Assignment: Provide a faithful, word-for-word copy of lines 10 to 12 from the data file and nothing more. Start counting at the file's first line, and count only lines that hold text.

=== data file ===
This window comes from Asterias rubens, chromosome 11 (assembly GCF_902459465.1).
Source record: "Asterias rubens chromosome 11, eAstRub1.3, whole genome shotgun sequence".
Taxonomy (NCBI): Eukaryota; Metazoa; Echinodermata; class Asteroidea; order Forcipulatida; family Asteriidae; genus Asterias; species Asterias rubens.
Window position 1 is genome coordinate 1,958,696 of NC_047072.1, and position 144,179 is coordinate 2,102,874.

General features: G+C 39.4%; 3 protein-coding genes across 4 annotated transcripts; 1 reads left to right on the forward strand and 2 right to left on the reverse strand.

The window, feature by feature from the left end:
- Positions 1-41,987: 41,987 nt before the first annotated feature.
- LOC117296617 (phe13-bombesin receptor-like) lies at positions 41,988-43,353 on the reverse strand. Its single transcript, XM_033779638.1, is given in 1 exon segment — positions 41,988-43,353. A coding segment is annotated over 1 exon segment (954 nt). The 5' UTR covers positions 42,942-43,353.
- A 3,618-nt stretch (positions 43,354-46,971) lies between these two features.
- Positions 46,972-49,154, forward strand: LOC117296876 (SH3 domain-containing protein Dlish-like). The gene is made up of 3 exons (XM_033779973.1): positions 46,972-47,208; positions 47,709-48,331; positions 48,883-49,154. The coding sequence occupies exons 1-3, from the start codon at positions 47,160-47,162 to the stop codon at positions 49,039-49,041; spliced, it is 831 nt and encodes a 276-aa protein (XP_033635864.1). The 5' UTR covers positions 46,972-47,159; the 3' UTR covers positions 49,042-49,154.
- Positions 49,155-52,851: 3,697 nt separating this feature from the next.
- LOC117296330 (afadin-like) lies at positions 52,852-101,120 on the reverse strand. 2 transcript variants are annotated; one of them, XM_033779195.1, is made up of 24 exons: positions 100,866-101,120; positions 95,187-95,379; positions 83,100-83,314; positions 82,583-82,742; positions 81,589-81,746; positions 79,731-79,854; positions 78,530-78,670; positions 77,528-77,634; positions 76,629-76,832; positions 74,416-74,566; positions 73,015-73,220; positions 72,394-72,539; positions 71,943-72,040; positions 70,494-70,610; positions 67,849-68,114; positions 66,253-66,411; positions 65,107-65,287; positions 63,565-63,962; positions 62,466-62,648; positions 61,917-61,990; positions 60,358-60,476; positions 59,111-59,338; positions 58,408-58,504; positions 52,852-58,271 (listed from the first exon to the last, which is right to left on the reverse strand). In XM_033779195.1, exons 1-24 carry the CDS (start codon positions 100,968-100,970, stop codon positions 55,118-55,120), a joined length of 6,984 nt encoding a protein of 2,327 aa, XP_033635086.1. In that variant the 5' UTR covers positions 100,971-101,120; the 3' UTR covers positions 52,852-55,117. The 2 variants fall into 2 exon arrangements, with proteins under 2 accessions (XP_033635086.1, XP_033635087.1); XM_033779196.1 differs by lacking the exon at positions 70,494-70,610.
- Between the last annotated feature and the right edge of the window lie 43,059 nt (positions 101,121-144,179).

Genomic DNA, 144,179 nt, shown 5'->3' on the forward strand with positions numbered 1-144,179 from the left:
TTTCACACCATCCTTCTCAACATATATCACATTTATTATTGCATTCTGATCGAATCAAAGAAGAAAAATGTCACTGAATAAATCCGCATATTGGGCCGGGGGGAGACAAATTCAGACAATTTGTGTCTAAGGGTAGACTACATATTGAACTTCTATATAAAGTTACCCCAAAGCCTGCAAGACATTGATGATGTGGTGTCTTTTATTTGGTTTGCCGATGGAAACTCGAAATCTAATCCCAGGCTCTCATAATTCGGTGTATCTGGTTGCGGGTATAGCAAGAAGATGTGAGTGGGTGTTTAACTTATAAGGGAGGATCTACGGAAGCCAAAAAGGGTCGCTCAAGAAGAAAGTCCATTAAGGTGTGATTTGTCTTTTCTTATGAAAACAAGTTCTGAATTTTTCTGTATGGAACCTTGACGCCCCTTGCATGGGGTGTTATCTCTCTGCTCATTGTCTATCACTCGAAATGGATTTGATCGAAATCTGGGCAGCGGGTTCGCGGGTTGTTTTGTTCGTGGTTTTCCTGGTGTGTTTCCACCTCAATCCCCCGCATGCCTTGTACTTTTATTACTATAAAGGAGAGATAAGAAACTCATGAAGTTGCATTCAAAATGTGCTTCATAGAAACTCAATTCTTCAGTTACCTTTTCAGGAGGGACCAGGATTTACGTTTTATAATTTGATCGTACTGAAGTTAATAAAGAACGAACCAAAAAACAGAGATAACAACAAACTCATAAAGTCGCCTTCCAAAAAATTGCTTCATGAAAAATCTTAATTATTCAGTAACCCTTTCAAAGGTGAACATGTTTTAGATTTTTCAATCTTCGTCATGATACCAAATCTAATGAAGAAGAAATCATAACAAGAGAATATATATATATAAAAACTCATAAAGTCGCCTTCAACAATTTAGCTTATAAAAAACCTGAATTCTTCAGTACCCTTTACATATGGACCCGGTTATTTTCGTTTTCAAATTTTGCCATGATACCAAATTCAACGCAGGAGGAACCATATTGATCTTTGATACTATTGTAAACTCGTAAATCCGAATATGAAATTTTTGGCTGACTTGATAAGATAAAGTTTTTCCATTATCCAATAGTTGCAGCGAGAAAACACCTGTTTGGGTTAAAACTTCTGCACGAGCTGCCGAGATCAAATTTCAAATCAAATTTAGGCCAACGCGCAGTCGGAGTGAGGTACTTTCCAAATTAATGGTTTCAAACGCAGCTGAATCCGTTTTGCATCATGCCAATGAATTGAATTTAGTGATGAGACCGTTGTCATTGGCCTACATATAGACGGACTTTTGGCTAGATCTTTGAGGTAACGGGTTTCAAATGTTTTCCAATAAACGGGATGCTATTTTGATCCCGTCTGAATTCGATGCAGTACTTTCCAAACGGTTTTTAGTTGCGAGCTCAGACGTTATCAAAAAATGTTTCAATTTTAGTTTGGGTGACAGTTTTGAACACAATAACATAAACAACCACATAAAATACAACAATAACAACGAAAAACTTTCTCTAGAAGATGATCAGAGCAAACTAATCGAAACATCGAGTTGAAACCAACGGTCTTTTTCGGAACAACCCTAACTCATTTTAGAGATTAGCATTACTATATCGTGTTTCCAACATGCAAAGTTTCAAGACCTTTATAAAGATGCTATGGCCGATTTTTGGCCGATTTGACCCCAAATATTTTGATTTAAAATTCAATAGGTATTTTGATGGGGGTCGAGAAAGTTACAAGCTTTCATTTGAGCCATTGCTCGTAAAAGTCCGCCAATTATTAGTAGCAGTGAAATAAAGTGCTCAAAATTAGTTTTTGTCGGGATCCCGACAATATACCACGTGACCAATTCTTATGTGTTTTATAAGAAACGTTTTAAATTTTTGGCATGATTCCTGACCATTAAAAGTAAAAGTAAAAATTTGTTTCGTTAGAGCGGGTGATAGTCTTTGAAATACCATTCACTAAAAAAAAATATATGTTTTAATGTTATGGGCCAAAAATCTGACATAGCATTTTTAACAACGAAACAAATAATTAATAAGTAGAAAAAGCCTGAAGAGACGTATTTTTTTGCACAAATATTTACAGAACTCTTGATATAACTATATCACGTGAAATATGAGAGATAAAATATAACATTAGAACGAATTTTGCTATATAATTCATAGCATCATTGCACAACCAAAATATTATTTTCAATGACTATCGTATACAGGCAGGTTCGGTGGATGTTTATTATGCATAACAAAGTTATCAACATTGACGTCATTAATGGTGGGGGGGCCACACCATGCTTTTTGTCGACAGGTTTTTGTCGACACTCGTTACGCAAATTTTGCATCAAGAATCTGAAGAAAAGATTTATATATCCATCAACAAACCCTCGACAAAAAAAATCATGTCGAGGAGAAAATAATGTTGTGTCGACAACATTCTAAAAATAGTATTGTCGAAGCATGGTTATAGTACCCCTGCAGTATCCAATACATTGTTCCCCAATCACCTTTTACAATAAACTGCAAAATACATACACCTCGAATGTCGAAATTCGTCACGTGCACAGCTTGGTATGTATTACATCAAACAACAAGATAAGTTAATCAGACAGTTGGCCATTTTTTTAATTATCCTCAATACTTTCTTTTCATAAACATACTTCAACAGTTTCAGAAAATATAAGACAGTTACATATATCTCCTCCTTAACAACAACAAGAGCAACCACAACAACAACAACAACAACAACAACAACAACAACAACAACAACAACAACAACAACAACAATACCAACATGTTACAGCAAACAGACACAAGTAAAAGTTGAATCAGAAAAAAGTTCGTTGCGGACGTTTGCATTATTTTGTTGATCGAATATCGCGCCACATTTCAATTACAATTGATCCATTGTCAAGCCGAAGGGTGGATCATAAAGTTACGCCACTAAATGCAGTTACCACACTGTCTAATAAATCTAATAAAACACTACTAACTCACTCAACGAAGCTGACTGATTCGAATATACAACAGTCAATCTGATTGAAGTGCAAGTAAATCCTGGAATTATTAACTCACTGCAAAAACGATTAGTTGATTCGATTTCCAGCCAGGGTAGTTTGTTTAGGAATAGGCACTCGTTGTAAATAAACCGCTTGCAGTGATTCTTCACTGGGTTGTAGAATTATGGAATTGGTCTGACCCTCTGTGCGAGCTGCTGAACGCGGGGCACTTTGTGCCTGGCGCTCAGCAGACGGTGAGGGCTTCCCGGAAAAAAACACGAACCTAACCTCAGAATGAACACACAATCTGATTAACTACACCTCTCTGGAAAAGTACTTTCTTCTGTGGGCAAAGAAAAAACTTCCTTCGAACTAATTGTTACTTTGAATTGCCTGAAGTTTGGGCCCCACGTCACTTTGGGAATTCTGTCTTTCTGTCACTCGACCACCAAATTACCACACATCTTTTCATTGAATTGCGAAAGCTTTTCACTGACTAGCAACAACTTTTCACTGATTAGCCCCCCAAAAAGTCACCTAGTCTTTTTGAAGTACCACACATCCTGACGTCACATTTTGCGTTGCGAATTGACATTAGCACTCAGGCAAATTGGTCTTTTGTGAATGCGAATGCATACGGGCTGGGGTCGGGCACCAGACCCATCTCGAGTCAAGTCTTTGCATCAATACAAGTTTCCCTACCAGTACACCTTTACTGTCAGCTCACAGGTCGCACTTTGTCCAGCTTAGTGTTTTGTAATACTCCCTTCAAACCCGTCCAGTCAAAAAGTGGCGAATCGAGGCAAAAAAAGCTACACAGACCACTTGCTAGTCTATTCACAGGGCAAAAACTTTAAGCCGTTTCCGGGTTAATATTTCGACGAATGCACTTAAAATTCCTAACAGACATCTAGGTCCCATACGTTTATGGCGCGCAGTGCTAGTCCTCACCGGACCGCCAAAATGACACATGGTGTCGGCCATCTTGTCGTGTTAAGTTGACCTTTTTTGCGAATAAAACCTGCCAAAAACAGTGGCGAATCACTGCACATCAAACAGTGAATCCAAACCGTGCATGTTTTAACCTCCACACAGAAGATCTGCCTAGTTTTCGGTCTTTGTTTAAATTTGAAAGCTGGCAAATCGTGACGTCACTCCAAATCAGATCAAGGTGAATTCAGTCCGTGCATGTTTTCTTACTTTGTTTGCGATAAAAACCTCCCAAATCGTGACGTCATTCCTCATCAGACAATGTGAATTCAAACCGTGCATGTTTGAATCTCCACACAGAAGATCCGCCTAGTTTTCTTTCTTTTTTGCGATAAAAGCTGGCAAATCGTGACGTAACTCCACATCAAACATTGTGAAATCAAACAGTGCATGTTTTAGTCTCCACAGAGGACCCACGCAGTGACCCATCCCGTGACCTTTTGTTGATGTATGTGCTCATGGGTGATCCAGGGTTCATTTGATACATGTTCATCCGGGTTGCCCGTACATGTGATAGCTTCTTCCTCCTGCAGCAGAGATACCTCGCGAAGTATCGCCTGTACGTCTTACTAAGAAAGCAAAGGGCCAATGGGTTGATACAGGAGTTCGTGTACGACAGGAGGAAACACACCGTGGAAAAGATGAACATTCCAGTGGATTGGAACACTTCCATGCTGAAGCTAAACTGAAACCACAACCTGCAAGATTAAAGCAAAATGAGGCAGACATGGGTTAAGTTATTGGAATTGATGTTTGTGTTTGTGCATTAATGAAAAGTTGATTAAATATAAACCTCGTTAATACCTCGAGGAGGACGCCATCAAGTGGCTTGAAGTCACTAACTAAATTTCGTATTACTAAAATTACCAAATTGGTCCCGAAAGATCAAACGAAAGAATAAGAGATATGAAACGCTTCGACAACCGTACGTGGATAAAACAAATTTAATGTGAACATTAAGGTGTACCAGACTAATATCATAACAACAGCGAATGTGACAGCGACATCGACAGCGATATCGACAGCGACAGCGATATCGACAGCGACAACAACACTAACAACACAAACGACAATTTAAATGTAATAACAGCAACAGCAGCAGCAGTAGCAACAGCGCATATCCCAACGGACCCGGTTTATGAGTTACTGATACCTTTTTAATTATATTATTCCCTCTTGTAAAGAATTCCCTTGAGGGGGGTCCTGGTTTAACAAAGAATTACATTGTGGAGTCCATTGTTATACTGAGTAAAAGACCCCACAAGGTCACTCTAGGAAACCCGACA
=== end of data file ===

- Positions 46,972-49,154, forward strand: LOC117296876 (SH3 domain-containing protein Dlish-like). The gene is made up of 3 exons (XM_033779973.1): positions 46,972-47,208; positions 47,709-48,331; positions 48,883-49,154. The coding sequence occupies exons 1-3, from the start codon at positions 47,160-47,162 to the stop codon at positions 49,039-49,041; spliced, it is 831 nt and encodes a 276-aa protein (XP_033635864.1). The 5' UTR covers positions 46,972-47,159; the 3' UTR covers positions 49,042-49,154.
- Positions 49,155-52,851: 3,697 nt separating this feature from the next.
- LOC117296330 (afadin-like) lies at positions 52,852-101,120 on the reverse strand. 2 transcript variants are annotated; one of them, XM_033779195.1, is made up of 24 exons: positions 100,866-101,120; positions 95,187-95,379; positions 83,100-83,314; positions 82,583-82,742; positions 81,589-81,746; positions 79,731-79,854; positions 78,530-78,670; positions 77,528-77,634; positions 76,629-76,832; positions 74,416-74,566; positions 73,015-73,220; positions 72,394-72,539; positions 71,943-72,040; positions 70,494-70,610; positions 67,849-68,114; positions 66,253-66,411; positions 65,107-65,287; positions 63,565-63,962; positions 62,466-62,648; positions 61,917-61,990; positions 60,358-60,476; positions 59,111-59,338; positions 58,408-58,504; positions 52,852-58,271 (listed from the first exon to the last, which is right to left on the reverse strand). In XM_033779195.1, exons 1-24 carry the CDS (start codon positions 100,968-100,970, stop codon positions 55,118-55,120), a joined length of 6,984 nt encoding a protein of 2,327 aa, XP_033635086.1. In that variant the 5' UTR covers positions 100,971-101,120; the 3' UTR covers positions 52,852-55,117. The 2 variants fall into 2 exon arrangements, with proteins under 2 accessions (XP_033635086.1, XP_033635087.1); XM_033779196.1 differs by lacking the exon at positions 70,494-70,610.